The Apollo 8 mission in 1968 marked the first time in human history that people left Earth’s orbit. While it didn’t land on the moon, it made the Apollo 11 landing the following year possible by testing key technologies to reach the moon. A giant rocket, a redesigned spacecraft, and a revolutionary new computer helped complete the 500,000-mile round trip from the Earth to the moon and back.
Five Apollo 8 Technological Breakthroughs
Published: January 14, 2019
Onscreen: 5 Apollo 8 Tech Breakthroughs
#1: Saturn V Rocket with its F-1 Engines
The Saturn V rocket
Weight: over 6 million pounds
Height: 363 feet…as tall as a 36-story building
F-1 engine…10X more powerful than anything ever built before
Fuel and oxygen were injected through a flat injector plate…like a shower head.
At first, this caused instability and the engine kept self-destructing.
They installed metal ridges called baffles on the F-1 to divide injectors.
#2 Inertial Navigation
This allows a pilot to navigate from point A to point B knowing only the starting location.
Gyroscopes measure changes in direction.
Accelerometers track changes in speed.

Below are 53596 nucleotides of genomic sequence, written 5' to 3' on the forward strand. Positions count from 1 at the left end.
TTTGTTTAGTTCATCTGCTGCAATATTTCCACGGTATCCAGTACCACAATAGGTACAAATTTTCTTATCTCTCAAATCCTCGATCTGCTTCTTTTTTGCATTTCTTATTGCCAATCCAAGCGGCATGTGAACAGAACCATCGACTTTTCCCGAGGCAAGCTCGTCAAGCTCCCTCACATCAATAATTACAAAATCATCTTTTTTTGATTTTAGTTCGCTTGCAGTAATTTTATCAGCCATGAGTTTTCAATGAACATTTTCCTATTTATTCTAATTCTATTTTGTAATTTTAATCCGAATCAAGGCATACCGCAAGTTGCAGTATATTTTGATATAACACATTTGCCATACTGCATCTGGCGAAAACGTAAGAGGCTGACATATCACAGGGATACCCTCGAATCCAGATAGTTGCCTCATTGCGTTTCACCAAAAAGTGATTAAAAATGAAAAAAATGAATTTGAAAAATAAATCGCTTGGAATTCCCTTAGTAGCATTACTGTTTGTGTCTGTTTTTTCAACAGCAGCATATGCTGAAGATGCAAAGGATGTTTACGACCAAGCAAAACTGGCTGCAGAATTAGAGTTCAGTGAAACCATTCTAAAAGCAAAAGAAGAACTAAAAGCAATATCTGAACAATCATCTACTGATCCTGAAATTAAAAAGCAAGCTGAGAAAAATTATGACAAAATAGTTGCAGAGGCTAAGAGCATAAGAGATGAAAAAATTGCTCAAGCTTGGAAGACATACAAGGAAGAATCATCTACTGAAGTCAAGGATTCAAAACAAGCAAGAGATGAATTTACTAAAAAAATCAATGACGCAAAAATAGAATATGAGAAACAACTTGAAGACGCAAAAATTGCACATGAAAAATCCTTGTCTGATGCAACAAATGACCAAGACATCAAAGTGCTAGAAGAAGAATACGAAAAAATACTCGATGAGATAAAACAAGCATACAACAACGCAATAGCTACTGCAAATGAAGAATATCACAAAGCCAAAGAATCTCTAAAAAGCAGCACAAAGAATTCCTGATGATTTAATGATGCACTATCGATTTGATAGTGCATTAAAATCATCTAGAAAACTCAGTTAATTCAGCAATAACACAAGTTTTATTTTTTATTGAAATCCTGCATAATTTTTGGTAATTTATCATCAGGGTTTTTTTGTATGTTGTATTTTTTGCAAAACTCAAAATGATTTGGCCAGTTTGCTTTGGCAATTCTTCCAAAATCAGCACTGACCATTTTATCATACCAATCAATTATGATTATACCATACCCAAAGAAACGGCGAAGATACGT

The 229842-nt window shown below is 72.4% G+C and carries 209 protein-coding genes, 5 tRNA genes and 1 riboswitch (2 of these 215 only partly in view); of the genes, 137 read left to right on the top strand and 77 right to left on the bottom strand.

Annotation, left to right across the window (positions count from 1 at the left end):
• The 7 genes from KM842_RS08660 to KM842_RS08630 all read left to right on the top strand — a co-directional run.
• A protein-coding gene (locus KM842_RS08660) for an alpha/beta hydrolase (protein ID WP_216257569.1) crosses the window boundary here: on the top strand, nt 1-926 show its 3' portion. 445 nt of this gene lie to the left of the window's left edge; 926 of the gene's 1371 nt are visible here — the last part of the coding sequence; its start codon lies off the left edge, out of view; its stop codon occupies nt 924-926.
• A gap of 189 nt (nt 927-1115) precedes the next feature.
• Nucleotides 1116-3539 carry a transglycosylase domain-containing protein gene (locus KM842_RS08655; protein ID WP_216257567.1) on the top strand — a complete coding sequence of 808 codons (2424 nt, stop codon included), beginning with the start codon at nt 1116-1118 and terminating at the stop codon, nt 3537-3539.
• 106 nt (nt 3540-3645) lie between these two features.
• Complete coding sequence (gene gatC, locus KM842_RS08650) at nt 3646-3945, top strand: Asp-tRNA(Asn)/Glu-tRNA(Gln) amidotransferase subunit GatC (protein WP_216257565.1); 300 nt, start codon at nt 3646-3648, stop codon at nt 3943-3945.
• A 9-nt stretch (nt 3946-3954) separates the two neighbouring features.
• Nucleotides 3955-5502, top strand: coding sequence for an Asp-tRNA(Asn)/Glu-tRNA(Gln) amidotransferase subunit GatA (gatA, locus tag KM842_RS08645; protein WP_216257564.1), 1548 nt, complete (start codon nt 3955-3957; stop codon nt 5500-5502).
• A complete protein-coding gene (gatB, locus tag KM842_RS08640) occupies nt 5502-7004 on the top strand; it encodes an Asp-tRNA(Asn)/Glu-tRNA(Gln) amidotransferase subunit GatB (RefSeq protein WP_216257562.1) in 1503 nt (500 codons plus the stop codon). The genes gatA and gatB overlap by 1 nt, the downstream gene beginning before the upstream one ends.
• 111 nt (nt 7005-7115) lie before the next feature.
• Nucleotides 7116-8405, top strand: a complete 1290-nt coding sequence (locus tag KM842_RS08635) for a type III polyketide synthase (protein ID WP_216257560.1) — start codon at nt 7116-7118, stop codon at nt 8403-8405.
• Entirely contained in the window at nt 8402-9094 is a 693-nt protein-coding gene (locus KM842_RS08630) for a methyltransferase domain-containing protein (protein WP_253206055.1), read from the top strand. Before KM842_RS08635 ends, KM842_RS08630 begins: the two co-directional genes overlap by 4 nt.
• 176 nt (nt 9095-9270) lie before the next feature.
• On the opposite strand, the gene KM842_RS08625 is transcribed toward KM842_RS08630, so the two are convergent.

To correct for small daily errors, the navigator used a space sextant and the position of the stars and Earth
#3 Digital Fly-By-Wire
Maneuvering Apollo 8 involved firing 16 different thrusters plus a main engine.
Too complex for manual controls
So the pilot would tell a computer where they wanted to go and the computer would control
the spacecraft to get it there.
“Fly-by-wire” is used in commercial and military aircraft today.
#4 Guidance Computer
In the 1950s, computers were the size of buildings, but Apollo 8’s computer had to be only 1 cubic foot.
New integrated circuits could shrink hundreds of transistors and other components down into one tiny chip.
Astronauts used the “Display Keyboard,” or DSKY, to give the computer instructions.
The DSKY helped pave the way for modern-day computers.
#5 First Humans in Lunar Orbit
The Apollo 8 mission was the first time in human history people left Earth’s orbit.
Apollo 8 didn’t land on the moon, but the mission made the Apollo 11 landing possible by testing key technologies to reach the moon.
A giant rocket, a redesigned spacecraft, and a revolutionary new computer helped complete the 500,000-mile round trip from the Earth to the moon…and back.
Apollo's Daring Mission
Directed by: Kirk Wolfinger
Produced by: Sue Norton, Rushmore DeNooyer
Digital Producer: Ana Aceves
© WGBH Educational Foundation 2018